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I am trying find the regular expression that describes the finite automata in the image below.

Given the following finite automata Finite Automata

which of the following regular expressions describes the same language as the automaton.

  • (ab)+c*d+
  • a+b+c*d+
  • a(ba)*bc*dd*
  • [ab]+c*d+
  • a(ba)*bc+d?d+
  • (ab)+c+d*

I tried converting it to a regular expression and I got (ab)*ac*dd*, which is not among any of the options. Could someone help me select the correct answers?

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  • $\begingroup$ I got (ab)*ac*dd* how did you get the a between b and d? (dd* is fine, depending on context/definition, d+ is a shorter version thereof.) $\endgroup$
    – greybeard
    Oct 22 '20 at 16:20
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You have an error in your regular expression. The correct one is $(ab)^*ab c^*dd^*$ (notice that after reading $(ab)^*$ you are in state $A$ and that the edge from $B$ to $C$ is labelled $b$).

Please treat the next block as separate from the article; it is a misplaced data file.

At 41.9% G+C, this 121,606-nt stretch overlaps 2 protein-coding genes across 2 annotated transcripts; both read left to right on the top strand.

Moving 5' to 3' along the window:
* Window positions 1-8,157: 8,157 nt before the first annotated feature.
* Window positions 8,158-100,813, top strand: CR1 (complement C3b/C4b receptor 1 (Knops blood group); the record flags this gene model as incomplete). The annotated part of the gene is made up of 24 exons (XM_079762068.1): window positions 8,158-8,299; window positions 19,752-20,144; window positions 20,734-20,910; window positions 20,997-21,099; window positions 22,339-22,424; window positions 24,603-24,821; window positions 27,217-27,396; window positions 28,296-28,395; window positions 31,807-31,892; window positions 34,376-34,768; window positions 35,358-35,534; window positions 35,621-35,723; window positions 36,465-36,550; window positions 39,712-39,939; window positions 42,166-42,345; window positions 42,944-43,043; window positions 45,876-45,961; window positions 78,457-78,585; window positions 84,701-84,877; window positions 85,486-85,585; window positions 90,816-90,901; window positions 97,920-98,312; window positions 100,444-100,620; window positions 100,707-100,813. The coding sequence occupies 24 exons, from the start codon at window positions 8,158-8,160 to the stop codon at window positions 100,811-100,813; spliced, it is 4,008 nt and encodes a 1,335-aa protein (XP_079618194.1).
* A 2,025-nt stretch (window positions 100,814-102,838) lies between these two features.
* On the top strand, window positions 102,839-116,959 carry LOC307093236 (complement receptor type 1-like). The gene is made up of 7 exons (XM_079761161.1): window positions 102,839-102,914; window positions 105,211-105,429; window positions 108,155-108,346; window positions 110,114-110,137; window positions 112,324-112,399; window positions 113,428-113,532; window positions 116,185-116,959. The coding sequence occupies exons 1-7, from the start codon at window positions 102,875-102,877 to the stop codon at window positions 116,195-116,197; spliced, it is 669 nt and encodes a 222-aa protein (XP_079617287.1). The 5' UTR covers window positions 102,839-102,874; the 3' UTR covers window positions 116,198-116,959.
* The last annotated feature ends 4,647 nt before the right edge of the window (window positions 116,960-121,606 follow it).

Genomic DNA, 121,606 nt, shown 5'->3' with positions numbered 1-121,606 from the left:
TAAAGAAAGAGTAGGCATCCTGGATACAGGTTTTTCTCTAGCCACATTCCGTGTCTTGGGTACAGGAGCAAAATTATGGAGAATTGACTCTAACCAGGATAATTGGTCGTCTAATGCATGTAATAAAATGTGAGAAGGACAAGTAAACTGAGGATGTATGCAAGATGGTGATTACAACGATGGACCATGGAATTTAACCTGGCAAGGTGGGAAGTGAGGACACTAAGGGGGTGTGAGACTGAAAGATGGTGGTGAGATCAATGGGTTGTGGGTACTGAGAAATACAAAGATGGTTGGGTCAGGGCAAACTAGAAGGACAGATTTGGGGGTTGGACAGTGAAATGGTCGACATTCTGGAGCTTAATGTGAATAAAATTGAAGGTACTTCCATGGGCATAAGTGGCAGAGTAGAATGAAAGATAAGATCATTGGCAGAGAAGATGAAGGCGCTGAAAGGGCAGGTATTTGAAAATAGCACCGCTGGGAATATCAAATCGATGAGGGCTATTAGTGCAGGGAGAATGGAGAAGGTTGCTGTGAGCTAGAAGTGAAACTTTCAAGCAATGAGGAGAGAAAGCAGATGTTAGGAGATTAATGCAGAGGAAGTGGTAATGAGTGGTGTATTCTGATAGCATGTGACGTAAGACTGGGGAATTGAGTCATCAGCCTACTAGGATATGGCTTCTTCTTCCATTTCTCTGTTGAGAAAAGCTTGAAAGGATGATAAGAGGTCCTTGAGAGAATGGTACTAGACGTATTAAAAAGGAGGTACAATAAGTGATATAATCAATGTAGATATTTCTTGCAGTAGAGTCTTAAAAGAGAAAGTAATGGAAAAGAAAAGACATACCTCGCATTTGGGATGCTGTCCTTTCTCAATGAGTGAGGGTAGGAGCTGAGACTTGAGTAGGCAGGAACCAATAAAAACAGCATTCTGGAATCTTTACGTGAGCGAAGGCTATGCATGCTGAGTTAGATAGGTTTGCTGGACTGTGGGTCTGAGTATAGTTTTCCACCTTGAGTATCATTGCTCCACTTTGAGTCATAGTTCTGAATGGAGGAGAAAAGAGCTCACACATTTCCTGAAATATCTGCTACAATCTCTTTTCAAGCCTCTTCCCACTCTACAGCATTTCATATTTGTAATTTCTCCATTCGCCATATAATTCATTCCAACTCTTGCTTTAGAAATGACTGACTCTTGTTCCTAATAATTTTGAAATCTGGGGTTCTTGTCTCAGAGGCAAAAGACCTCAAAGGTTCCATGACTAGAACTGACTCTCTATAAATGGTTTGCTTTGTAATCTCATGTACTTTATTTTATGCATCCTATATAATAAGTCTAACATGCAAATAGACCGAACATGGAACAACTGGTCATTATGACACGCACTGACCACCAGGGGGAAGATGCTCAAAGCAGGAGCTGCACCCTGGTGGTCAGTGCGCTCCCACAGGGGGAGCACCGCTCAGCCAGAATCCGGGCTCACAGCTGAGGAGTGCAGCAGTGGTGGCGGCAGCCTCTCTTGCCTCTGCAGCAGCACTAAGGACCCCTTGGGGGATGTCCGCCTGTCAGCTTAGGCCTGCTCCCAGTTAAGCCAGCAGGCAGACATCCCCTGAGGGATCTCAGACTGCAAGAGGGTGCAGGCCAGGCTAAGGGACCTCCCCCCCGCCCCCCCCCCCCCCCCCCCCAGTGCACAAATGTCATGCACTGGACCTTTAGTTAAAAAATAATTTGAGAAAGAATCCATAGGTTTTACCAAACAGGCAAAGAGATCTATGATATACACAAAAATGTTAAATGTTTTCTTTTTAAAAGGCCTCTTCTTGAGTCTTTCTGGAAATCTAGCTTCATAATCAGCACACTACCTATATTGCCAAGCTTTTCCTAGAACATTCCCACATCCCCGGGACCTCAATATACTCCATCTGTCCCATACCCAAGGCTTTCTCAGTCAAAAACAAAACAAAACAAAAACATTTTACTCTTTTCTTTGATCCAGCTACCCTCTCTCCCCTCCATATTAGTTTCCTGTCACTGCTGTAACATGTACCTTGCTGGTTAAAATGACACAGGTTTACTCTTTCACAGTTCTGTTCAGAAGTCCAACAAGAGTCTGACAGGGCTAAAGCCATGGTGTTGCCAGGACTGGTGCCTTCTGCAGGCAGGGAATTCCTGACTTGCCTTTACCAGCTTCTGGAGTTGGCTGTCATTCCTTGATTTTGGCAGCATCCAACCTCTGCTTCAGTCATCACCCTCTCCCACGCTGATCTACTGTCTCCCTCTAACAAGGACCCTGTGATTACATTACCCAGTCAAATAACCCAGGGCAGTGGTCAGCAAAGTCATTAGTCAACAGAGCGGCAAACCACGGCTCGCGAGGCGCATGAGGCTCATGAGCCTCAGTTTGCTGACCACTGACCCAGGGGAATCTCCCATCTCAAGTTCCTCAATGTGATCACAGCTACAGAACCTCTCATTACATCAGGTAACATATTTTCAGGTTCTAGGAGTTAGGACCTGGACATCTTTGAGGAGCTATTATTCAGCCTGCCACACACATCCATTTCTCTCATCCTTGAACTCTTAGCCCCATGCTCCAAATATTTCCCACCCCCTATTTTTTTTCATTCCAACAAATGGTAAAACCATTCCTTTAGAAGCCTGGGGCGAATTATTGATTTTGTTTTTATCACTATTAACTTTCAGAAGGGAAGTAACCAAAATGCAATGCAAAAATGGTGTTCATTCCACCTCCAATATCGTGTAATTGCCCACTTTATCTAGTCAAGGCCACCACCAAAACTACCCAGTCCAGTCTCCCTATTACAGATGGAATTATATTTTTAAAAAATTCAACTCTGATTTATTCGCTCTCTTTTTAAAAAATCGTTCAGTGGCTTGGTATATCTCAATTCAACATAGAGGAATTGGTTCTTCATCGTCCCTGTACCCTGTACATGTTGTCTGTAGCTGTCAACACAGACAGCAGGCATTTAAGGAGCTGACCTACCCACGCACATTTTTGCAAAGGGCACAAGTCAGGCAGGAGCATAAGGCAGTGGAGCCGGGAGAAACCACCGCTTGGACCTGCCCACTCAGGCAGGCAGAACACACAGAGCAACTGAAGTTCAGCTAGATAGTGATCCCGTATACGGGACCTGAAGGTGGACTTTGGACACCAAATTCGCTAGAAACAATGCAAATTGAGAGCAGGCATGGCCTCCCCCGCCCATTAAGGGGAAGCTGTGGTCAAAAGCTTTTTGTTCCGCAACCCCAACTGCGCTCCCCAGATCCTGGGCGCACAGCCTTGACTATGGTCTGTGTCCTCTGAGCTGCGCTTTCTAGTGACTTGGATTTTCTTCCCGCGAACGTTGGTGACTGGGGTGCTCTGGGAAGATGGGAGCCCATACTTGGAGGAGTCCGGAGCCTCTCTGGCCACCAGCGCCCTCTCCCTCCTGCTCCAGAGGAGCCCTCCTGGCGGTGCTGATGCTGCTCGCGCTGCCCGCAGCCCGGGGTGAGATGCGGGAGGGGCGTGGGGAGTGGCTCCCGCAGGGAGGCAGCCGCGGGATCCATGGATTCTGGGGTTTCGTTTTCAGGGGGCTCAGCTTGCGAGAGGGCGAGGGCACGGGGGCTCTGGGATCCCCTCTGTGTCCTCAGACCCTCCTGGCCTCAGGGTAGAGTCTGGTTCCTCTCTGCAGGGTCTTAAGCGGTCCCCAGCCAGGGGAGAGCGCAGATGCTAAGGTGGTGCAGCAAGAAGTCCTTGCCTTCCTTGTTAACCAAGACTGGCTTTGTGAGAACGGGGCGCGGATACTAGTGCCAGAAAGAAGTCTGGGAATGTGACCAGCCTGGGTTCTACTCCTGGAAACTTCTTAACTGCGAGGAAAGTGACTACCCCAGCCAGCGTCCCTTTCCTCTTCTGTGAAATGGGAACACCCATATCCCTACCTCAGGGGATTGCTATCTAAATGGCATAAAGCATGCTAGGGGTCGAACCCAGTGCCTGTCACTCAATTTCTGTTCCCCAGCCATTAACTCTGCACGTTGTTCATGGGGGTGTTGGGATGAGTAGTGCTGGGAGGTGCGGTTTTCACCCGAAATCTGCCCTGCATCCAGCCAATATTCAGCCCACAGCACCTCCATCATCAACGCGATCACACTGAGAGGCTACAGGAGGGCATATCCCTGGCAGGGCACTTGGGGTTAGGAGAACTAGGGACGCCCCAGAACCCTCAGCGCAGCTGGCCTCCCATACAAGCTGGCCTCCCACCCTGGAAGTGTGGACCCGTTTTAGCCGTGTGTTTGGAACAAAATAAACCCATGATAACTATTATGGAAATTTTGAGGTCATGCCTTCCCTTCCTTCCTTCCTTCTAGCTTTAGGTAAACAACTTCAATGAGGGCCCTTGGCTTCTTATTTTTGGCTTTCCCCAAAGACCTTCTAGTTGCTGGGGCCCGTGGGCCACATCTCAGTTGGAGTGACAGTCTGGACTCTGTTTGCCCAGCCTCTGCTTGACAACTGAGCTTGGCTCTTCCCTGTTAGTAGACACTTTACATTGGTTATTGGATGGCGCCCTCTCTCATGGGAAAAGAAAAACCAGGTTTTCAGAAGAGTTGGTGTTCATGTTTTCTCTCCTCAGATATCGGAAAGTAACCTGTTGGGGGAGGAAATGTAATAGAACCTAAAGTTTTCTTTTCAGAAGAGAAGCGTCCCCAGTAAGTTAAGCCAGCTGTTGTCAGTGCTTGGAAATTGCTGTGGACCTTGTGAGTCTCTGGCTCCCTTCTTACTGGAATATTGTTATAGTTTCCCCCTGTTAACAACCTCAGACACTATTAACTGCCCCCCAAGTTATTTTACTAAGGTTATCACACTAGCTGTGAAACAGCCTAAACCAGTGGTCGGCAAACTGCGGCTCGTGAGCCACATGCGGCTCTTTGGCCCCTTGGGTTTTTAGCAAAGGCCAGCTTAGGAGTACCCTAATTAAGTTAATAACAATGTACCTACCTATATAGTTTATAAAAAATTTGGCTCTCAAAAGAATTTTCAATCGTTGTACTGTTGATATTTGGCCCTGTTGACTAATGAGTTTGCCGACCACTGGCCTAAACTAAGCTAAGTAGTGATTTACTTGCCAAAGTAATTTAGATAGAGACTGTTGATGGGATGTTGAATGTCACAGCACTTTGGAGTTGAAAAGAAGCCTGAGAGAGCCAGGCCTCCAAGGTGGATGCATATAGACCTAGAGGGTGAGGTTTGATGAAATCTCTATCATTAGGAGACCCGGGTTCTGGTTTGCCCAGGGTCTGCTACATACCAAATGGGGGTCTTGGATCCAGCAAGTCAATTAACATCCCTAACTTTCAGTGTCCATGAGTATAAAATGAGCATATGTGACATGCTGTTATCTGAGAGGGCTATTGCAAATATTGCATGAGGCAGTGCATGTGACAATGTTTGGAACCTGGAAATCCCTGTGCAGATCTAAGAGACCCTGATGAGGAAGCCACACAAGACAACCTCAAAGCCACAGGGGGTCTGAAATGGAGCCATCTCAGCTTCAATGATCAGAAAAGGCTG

This can be rewritten as $(ab)^+ c^*d^+$ since $(ab)^*ab = (ab)^+$ and $dd^* = d^+$.

Another equivalent expressions is $a(ba)^*bc^*dd^*$ since $(ab)^+ = a(ba)^*b$.

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  • $\begingroup$ Thank you for your help. Do you know any website where I can learn the equations you used to rewrite the expression? $\endgroup$
    – Dappa jack
    Oct 22 '20 at 16:03
  • $\begingroup$ No, sorry. What I used is just the definition of "plus". If $E$ is a regular expression then $E^+$ is defined as $EE^*$ (or equivalently $E^*E$). The equality $(ab)^+ = a(ba)^*b$ follows from the fact that both expression correspond to words with $k \in {2,4,6,\dots}$ alternations of "a" and "b". Therefore $(ab)^+ = ab(ab)^* = (ab)^*ab = a(ba)^*b$. $\endgroup$
    – Steven
    Oct 22 '20 at 16:13

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